Godfrey L. Simmons

Godfrey L. Simmons

Snapshot: a young Black woman cries quietly as a storm rises around her.

“Don’t we have a sound cue with that?” asks the director from the dark.

As lighting & projection designer Joey Moro adjusts the light on the actress, and runs the projections of lightning and rain again, the sound cue gets worked on. A big boom for the scene transition but then a quiet build under the crying. Meanwhile scenic designer Sarah Lambert is rustling up the chairs that were removed from stage during the transition and placing them on the far ends onstage.

Snapshot: The towering be-robed deity is having trouble climbing the stairs to the stage in his platform boots. Costume designer Sarah Bernstein shows him how to gather up his layers of tulle.

Snapshot: Another meeting. 5 chairs. The young man: “I didn’t grow up wanting to be a fireman or an astronaut. I just want to survive on a dying planet.”

Director Godfrey Simmons is navigating the world premiere of “The Next Storm,” playing Nov. 15, 16, 22 and 23 at Cornell’s Schwartz Center.  

“It is the year 2030 and parts of Ithaca are under water.… What happens when students and bureaucrats, parents and developers, idealists and realists come head to head over the best course toward climate resiliency?” A co-production between Cornell’s Dept. of Performing and Media Arts (PMA) and Civic Ensemble, it is also Simmons’ swan song as Civic’s co-Artistic Director. In December he moves to Hartford, CT to begin his tenure as the new Artistic Director of HartBeat Ensemble.

Producer and PMA faculty Sara Warner states “I have long wanted to partner with Civic and applied for an Engaged Cornell grant to use my Theater and Social Change class to create a community-based play with students and local residents.” The first iteration, Climates of Change, was devised “from story circles and interviews with groups and individuals across the country. With The Next Storm, we added playwright and journalist Thom Dunn to our team. He crafted the material the students and community members generated into a futuristic tale set in 2030. It’s a wry comedy that involves the audience in the action.”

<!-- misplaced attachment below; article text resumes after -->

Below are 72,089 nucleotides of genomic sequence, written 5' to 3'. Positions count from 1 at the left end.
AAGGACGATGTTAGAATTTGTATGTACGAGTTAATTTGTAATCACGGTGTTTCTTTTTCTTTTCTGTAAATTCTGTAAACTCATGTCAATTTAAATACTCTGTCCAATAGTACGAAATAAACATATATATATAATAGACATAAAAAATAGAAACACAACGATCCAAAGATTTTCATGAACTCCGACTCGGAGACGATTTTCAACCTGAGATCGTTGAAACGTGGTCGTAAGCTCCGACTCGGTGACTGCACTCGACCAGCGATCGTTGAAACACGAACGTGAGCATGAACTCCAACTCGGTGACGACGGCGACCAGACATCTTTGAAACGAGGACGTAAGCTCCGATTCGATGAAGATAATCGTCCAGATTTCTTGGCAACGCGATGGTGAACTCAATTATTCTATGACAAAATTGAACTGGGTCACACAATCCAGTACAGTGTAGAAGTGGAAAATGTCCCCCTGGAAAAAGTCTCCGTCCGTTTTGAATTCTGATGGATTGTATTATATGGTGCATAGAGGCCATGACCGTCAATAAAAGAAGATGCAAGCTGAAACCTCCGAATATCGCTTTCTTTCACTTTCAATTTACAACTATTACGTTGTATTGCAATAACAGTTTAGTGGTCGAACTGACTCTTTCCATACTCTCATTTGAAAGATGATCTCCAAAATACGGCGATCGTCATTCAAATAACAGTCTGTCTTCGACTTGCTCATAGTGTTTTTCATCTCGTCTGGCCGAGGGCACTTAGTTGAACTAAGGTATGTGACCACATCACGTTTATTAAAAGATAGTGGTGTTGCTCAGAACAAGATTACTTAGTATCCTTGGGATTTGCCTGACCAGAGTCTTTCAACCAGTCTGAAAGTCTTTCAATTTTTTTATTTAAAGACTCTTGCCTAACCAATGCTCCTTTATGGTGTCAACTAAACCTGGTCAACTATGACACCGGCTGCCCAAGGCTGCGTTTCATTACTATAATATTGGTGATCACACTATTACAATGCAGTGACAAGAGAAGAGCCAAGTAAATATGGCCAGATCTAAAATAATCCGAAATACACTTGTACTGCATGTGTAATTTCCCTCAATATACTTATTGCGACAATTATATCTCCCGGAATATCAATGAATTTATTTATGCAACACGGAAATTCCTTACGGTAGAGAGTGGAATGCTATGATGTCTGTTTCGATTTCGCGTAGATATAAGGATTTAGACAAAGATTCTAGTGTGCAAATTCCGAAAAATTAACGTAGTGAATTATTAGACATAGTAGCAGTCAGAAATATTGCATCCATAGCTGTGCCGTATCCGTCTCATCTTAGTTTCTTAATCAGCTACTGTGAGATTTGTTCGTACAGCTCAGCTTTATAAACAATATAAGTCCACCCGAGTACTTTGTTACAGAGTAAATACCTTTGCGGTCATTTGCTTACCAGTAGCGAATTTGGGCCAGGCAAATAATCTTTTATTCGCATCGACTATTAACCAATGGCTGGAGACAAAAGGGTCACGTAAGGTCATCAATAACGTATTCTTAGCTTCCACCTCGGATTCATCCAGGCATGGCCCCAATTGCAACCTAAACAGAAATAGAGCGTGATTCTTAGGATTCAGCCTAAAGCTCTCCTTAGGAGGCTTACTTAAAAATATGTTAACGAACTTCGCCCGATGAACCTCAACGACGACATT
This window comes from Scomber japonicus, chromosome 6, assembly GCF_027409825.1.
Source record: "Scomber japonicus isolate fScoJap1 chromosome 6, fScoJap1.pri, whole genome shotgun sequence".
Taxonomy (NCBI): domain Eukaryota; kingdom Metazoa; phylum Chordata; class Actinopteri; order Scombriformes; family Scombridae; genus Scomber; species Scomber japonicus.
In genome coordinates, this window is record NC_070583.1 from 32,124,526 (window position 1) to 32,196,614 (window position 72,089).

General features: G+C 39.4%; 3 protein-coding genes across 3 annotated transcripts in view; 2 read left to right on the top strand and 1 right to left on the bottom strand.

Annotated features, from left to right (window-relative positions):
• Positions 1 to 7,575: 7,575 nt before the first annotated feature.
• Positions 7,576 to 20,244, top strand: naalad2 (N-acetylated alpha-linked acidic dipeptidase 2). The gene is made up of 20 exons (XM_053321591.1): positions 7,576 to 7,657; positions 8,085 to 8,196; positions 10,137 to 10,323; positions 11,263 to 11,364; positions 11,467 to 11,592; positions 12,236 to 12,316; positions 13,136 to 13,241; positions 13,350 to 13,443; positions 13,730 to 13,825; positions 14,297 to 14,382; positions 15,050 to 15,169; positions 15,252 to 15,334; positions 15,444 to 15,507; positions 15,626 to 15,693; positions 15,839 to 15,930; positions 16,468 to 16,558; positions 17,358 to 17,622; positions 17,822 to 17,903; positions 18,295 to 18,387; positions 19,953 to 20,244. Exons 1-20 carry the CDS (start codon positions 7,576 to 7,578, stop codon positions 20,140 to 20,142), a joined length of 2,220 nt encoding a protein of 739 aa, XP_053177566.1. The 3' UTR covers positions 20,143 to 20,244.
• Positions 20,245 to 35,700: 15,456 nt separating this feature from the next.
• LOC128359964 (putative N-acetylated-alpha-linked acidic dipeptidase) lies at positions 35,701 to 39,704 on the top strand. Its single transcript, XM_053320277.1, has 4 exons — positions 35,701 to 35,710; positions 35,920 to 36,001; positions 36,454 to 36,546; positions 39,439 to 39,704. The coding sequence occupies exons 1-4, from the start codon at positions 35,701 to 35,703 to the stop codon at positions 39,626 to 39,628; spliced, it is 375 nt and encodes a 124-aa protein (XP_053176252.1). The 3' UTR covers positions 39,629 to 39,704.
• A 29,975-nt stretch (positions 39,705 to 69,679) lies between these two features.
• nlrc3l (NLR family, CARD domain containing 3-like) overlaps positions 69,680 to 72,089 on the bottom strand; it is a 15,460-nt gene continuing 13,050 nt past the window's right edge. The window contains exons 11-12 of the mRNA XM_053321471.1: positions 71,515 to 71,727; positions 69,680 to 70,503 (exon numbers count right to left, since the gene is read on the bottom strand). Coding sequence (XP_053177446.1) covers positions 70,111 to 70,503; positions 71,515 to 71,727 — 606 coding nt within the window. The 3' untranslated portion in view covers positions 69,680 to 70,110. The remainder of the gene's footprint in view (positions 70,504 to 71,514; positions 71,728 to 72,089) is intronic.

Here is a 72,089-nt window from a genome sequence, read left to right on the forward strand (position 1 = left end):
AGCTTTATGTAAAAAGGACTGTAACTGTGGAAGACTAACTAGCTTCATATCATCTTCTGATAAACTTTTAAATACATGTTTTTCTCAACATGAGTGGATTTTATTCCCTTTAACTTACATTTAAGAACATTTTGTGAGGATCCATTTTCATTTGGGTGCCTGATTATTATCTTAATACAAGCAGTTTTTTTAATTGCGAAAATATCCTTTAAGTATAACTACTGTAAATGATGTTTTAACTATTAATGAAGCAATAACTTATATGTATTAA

Simmons points out that he is juggling three different frameworks for creating theater with this production. “I’m not sure people realize how unique this is.” The Next Storm combines the academic theatre, the professional practitioner and the community-based approaches, each with “their own rigor.” Simmons sees his place as “holding space open for everyone.” While inevitably there are compromises, there also is a compensating synergy in the work.

Fresh out of William & Mary, Simmons hit D.C. around 1988 intending to be a sports journalist. He got work as a medical writer, at the height of the early HIV/AIDS crisis. But a second vocation had bitten him in high school, when he was “head-hunted” to add the diversity of a black boy to Yorktown High School’s show choir. He got a bug for acting, which he followed through college. Now in D.C., he auditioned and landed a role as a rookie cop in “Bluesman,” which garnered great reviews, and in a town hungry at that moment for teaching artists of color, he found his calling, working throughout D.C. the next four years.

Moving to NYC proved rough, until a connection made at D.C.’s Roundhouse Theatre got him a gig with People’s Light in Philly to play Haemon in Antigone and be a teaching artist. Simmons still tells his students at Cornell, “it’s about being good in the room.” Auditions are less important to your career than the connections you build.